Construction Today - May 2017 - 11
Sixty percent of cost-saving
measures can be found
before ground is broken.
small changes can
« » Seemingly
help save clients even millions
Substituting aluminum that appears to
be wood, veneered/laminated wood or
even foam can bring down the cost without changing the end user's experience.
Generally, higher quality finishes
should be used below the 10-foot mark,
while faux or lower quality versions of
the same material can be used above it.
If it's going to be out of a person's line of
vision, it's an opportunity for savings.
Just make sure not to skimp in high-visibility areas.
* Lower Ceiling Heights - While high
ceilings can be an attractive architectural
feature, removing even just a few inches
from the floor-to-ceiling height can
result in significant savings if you can
reduce a building below the "high-rise"
required threshold. This minimal change
isn't noticeable to the consumer, and allows the overall budget to be reduced or
re-allocated to high priority amenities.
In addition to requiring more materials, buildings that are above the highrise designation come with added costs
that are related to fire, life and safety
codes for emergency access, automatic
sprinkler systems, alarm and communications, elevator safety, smoke detection,
seismic regulations, backup power,
helicopter landing areas and more. These
can vary by state, region and city, but
regardless of the area, the reduction of the building height can
save major costs.
* Pre-Fabrication - Pre-fabricating components of a structure,
with only the final assembly happening on-site, standardizes
the production process, reduces potential complications that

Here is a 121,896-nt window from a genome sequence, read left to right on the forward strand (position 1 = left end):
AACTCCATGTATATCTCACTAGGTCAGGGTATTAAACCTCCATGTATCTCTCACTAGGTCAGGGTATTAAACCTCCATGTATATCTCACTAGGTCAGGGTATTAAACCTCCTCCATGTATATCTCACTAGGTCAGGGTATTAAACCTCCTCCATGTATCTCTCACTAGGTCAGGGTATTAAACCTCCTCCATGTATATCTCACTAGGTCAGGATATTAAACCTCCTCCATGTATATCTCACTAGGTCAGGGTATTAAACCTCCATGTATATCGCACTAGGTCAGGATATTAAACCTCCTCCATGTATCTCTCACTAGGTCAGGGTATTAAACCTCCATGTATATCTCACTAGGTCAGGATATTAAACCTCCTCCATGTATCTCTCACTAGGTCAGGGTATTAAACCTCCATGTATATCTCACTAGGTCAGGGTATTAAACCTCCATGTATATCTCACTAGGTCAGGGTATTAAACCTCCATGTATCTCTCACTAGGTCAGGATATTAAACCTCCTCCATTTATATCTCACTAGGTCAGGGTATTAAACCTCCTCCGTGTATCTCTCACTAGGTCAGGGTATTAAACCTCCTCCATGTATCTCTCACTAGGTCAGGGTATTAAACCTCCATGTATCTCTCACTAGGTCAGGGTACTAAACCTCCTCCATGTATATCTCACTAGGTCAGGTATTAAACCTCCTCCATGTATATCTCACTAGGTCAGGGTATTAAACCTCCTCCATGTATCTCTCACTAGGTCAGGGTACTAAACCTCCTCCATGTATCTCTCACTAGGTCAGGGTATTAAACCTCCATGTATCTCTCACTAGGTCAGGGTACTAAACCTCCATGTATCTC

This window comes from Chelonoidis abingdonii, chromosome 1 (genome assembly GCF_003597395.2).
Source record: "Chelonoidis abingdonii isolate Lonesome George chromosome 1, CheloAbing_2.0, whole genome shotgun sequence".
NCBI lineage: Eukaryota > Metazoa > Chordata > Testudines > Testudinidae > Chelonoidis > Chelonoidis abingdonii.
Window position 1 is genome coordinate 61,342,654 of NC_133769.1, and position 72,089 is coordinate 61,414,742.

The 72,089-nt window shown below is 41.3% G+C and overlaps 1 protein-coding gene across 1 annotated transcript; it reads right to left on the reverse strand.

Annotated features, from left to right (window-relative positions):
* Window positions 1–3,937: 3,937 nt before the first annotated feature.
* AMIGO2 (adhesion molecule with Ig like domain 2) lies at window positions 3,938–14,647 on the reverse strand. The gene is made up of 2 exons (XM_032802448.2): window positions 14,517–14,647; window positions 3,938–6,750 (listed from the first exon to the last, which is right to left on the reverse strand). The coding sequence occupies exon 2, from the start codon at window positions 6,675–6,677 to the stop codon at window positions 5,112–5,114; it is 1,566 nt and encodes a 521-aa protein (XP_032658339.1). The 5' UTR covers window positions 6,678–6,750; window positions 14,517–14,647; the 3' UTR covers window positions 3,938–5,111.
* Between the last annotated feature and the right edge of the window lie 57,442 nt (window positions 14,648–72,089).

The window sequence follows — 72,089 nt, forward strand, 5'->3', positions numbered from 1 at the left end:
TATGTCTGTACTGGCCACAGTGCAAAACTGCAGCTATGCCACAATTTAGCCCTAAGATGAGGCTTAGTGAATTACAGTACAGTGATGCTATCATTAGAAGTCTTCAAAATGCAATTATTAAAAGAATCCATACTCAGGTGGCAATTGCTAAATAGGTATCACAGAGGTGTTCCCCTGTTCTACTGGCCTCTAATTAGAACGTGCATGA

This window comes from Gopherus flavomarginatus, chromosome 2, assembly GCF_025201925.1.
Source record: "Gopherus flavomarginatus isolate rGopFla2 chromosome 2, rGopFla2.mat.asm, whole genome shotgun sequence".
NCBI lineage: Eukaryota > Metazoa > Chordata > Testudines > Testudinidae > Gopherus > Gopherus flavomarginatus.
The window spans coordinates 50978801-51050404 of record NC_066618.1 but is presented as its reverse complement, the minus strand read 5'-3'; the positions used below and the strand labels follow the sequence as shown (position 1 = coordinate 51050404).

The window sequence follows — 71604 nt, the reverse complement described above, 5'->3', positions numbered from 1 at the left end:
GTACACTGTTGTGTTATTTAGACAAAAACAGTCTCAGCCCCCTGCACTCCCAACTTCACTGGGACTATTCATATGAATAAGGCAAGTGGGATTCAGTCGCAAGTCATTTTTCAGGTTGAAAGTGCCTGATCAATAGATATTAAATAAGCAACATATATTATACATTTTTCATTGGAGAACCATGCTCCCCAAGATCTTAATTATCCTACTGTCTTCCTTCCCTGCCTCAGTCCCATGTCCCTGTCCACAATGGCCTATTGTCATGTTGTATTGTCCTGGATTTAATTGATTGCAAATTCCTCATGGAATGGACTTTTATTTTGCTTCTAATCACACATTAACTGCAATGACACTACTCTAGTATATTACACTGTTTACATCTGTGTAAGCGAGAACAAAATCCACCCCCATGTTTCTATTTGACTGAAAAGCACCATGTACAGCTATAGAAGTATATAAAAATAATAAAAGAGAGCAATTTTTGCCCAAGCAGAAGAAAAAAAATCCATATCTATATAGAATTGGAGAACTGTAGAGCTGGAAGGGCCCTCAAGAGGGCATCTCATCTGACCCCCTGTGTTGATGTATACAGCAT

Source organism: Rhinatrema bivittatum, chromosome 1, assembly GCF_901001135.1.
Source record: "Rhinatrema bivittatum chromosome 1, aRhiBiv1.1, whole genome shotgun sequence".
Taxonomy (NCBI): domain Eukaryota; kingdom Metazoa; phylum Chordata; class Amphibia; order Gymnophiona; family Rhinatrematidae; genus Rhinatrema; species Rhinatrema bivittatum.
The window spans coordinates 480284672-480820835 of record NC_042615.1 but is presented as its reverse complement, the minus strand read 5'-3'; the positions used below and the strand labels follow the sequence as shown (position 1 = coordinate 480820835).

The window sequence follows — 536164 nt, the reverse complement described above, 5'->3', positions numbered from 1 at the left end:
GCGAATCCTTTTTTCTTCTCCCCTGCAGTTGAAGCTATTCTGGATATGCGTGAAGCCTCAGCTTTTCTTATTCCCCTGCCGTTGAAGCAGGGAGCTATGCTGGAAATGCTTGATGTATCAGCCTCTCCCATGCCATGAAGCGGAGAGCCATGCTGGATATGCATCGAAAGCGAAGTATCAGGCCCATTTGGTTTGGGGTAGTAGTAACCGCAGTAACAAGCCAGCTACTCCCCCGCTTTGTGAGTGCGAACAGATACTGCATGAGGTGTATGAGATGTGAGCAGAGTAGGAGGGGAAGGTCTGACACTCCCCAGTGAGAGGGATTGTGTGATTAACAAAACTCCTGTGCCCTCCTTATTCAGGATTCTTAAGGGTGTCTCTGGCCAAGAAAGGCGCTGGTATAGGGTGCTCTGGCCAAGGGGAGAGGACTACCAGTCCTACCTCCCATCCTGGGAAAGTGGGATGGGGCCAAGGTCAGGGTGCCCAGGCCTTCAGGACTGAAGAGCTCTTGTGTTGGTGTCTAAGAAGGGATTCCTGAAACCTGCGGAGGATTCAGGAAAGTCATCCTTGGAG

come with building on-site, saves time, minimizes waste and
often results in lower costs due to economies of scale.
Building and assembling components in a warehouse or factory with more space and a wider variety of tools and machinery
is preferable when considering the many limitations that construction sites have. It also reduces the number of deliveries that
need to be coordinated at the construction site, and generally
makes the logistics of a project much simpler.
* Monitor Commodities - Construction managers should
constantly be monitoring the price of relevant commodities
to ensure they are using the most cost-efficient material at the
time of construction. By substituting for aluminum wire when
copper prices are high or using steel when concrete is costly, you
can display your value and expertise to clients and save them
This is one area where construction managers need to be
especially nimble. Commodity prices are quick to change and
may not stay consistent from the time project plans are finalized
to when construction begins. If the cost of granite skyrockets as
soon as you break ground on an office project, it may be best to
recommend a change to quartz.
These seemingly small changes can save clients hundreds of thousands, even millions, of dollars without affecting the integrity of the
final product or necessitating a cut in amenities. Whether the overall
budget is decreased or the project scope is expanded because of the
additional capital, making just a few of these adjustments can be
extremely valuable for owners.
the Greater Los Angeles
region at C.W. Driver
Companies, a premier
builder providing general
contracting, construction management and
to the Western United
States since 1919. With
20 years of experience,
Ruig works with project
owners and architects
to oversee construction
projects from preconstruction and planning
phases to final project
delivery. He can be
reached at pruig@
cwdriver.com or (949)
MAY 2017 CONSTRUCTION-TODAY.COM